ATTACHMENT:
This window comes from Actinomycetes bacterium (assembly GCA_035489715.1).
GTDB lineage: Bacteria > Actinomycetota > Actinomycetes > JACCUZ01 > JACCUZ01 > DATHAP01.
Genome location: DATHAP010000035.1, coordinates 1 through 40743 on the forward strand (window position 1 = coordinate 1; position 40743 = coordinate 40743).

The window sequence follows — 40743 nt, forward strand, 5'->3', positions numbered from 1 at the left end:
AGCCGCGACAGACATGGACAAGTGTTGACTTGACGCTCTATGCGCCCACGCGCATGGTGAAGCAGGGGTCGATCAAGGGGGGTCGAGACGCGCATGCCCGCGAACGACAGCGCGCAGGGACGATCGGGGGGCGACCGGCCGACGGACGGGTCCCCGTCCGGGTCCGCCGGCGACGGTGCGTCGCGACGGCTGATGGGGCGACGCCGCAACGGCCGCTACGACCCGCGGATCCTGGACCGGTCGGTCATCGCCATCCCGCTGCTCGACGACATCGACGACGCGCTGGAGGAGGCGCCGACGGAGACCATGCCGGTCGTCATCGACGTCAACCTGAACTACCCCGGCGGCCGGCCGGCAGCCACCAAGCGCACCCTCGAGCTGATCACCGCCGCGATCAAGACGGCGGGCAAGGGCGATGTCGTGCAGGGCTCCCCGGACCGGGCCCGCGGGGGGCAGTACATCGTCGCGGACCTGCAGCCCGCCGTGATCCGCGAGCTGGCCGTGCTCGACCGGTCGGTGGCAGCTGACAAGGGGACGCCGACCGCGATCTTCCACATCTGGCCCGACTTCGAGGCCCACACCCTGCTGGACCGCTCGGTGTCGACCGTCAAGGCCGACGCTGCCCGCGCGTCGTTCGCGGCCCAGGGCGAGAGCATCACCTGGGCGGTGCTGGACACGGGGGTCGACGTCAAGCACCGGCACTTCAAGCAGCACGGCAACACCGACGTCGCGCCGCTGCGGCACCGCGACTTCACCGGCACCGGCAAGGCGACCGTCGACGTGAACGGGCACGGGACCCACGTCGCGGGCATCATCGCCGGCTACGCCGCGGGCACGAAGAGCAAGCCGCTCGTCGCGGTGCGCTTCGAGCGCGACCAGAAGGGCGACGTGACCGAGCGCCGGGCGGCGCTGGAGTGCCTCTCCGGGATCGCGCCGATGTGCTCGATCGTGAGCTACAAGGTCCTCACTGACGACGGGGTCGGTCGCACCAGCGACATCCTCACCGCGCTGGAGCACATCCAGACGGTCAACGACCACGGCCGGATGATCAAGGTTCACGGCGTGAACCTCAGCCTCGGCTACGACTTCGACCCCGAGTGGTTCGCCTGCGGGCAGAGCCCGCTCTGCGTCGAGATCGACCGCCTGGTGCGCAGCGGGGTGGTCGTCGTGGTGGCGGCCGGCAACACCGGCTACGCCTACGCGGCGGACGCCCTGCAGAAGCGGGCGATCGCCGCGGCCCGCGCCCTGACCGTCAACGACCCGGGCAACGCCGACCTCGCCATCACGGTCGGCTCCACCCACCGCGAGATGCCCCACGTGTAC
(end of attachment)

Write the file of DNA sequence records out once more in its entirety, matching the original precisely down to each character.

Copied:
This window comes from Actinomycetes bacterium (assembly GCA_035489715.1).
GTDB lineage: Bacteria > Actinomycetota > Actinomycetes > JACCUZ01 > JACCUZ01 > DATHAP01.
Genome location: DATHAP010000035.1, coordinates 1 through 40743 on the forward strand (window position 1 = coordinate 1; position 40743 = coordinate 40743).

The window sequence follows — 40743 nt, forward strand, 5'->3', positions numbered from 1 at the left end:
AGCCGCGACAGACATGGACAAGTGTTGACTTGACGCTCTATGCGCCCACGCGCATGGTGAAGCAGGGGTCGATCAAGGGGGGTCGAGACGCGCATGCCCGCGAACGACAGCGCGCAGGGACGATCGGGGGGCGACCGGCCGACGGACGGGTCCCCGTCCGGGTCCGCCGGCGACGGTGCGTCGCGACGGCTGATGGGGCGACGCCGCAACGGCCGCTACGACCCGCGGATCCTGGACCGGTCGGTCATCGCCATCCCGCTGCTCGACGACATCGACGACGCGCTGGAGGAGGCGCCGACGGAGACCATGCCGGTCGTCATCGACGTCAACCTGAACTACCCCGGCGGCCGGCCGGCAGCCACCAAGCGCACCCTCGAGCTGATCACCGCCGCGATCAAGACGGCGGGCAAGGGCGATGTCGTGCAGGGCTCCCCGGACCGGGCCCGCGGGGGGCAGTACATCGTCGCGGACCTGCAGCCCGCCGTGATCCGCGAGCTGGCCGTGCTCGACCGGTCGGTGGCAGCTGACAAGGGGACGCCGACCGCGATCTTCCACATCTGGCCCGACTTCGAGGCCCACACCCTGCTGGACCGCTCGGTGTCGACCGTCAAGGCCGACGCTGCCCGCGCGTCGTTCGCGGCCCAGGGCGAGAGCATCACCTGGGCGGTGCTGGACACGGGGGTCGACGTCAAGCACCGGCACTTCAAGCAGCACGGCAACACCGACGTCGCGCCGCTGCGGCACCGCGACTTCACCGGCACCGGCAAGGCGACCGTCGACGTGAACGGGCACGGGACCCACGTCGCGGGCATCATCGCCGGCTACGCCGCGGGCACGAAGAGCAAGCCGCTCGTCGCGGTGCGCTTCGAGCGCGACCAGAAGGGCGACGTGACCGAGCGCCGGGCGGCGCTGGAGTGCCTCTCCGGGATCGCGCCGATGTGCTCGATCGTGAGCTACAAGGTCCTCACTGACGACGGGGTCGGTCGCACCAGCGACATCCTCACCGCGCTGGAGCACATCCAGACGGTCAACGACCACGGCCGGATGATCAAGGTTCACGGCGTGAACCTCAGCCTCGGCTACGACTTCGACCCCGAGTGGTTCGCCTGCGGGCAGAGCCCGCTCTGCGTCGAGATCGACCGCCTGGTGCGCAGCGGGGTGGTCGTCGTGGTGGCGGCCGGCAACACCGGCTACGCCTACGCGGCGGACGCCCTGCAGAAGCGGGCGATCGCCGCGGCCCGCGCCCTGACCGTCAACGACCCGGGCAACGCCGACCTCGCCATCACGGTCGGCTCCACCCACCGCGAGATGCCCCACGTGTAC